June 16, 2021

Career Exploration: Performing

Career Exploration: Performing

In this episode, Ciyadh talks about what it means to be considered a performer and other facets of a performing career that she wants to explore.

Show Notes:
Cogitating About my Guitar Journey Podcast Episode

Music Recommendation:
Mama by Sarah Jarosz

Spotify Playlist:
Musically Cogitating Spotify Playlist

Podcast Links:
Musically Cogitating Podcast Store
Musically Cogitating Website
Musically Cogitating Twitter
Musically Cogitating Instagram
Musically Cogitating Facebook
Musically Cogitating YouTube
Musically Cogitating Newsletter
*Musically Cogitating Podcast Bookshop
Email Address: musicallycogitating@gmail.com

Ciyadh’s Links:
Ciyadh's Website
Ciyadh's Instagram
Ciyadh's Twitter
Ciyadh's Facebook

*Some of the links in this post are affiliate links. This means that if you click on the link and purchase an item, I will receive an affiliate commission at no extra cost to you.

Support the show (https://www.buymeacoffee.com/musiccogitating)

Support the show (https://www.buymeacoffee.com/musiccogitating)


[00:00:00] Hello, welcome to this episode of musically cogitating, a podcast about the relevance and importance of living in contemporary music of all kinds and about how that music impacts our everyday lives. I. And your favorite podcast, host Ciyadh Wells. Thank you so much for joining me here today as always any relevant and important links are in the show notes and.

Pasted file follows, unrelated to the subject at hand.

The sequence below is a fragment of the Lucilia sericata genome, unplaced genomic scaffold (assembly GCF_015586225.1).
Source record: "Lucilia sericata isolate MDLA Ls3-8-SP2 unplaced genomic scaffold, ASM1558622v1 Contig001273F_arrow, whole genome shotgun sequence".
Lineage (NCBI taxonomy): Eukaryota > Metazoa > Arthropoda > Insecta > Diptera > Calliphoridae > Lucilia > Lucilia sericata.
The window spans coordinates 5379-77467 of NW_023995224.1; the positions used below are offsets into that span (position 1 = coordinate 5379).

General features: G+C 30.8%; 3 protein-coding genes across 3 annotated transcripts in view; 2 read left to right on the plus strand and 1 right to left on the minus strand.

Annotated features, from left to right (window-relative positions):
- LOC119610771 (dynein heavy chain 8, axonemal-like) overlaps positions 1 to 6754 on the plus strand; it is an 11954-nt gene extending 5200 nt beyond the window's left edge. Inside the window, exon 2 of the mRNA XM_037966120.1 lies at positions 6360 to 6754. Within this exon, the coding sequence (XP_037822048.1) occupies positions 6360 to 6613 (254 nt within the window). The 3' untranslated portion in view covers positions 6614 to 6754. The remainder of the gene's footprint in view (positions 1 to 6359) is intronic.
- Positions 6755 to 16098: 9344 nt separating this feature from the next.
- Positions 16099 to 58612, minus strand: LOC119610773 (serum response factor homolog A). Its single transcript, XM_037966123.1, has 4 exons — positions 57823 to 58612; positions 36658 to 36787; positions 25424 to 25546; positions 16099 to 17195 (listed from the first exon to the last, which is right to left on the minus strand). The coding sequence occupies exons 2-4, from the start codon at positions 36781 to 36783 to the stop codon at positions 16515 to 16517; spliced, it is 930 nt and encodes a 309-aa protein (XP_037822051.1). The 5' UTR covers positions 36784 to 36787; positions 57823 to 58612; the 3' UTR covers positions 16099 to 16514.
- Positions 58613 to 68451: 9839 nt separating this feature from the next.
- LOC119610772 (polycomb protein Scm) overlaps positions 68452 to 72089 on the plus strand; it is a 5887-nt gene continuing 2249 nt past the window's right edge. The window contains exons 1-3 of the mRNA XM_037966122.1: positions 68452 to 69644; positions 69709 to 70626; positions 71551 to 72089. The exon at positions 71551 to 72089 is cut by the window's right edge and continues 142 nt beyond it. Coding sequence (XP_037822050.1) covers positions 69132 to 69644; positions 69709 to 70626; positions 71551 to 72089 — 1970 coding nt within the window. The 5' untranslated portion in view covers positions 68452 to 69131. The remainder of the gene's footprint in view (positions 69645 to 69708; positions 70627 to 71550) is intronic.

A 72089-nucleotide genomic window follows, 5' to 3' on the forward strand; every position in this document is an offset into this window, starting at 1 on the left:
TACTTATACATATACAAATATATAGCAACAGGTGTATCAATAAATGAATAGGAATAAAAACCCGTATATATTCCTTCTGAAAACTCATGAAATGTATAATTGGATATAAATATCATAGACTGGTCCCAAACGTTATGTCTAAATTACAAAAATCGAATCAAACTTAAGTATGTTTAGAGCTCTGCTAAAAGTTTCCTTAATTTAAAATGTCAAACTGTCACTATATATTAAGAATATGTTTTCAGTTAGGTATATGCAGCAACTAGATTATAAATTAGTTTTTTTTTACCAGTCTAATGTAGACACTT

[00:00:34] Ding, ding, ding, ding, ding. The show has now surpassed more than 750 individual downloads. And that is a really big deal too. Me, because I never thought this many people listening to the show that many times. And so it's really awesome. And I'm really grateful that [00:01:00] you all have been on this podcasting journey with me and that you're willing to listen to me and my guests talk about music and kind of, you know, music adjacent things.

[00:01:14] And so I really, really appreciate it. And thank you to everyone who also reached out to me after the last episode and had some really positive things to say, when you're doing a solo podcast, you're never really sure how things are going to land or resonate with people. And so it's good to know that in fact, you all are listening and that you're enjoying it and that it does resonate with you.

[00:01:44] So if you have feedback positive or. Negative slash constructive feedback for me about the show, please, don't hesitate to get in touch. You know, you can send me an email, you can comment on a picture. You can send me a DM anywhere, you know, kind of where I am, mostly Twitter and Instagram [00:02:00] and yeah. Get in touch.

[00:02:01] If you're also interested in being on the show, that's also a way to get in touch with me. I would love to talk to anyone about. Music and art and about how, you know, those two things kind of impact our everyday lives. As I always like to say today, we're going to continue with the series on career exploration, and this will be the third installment in that series.

[00:02:30] And today we're going to focus on performing and. Similar to, you know, the kind of the last episode, these are just going to be some thoughts on what my life has been like as a performer, which I've talked about many times, but this is really kind of really narrowed in, on performing. And also just some other thoughts that I have about.

[00:02:56] What it means to be a performer who can or cannot be [00:03:00] considered a performer in all of those types of things. There are so many different ways that performing happens or there's so much that is involved with performing that. Is really beautiful and that is kind of visible, but on the flip side of that, there's a lot of misinformation out there about what it means to be a performer and especially the idea of music and art being professionalized.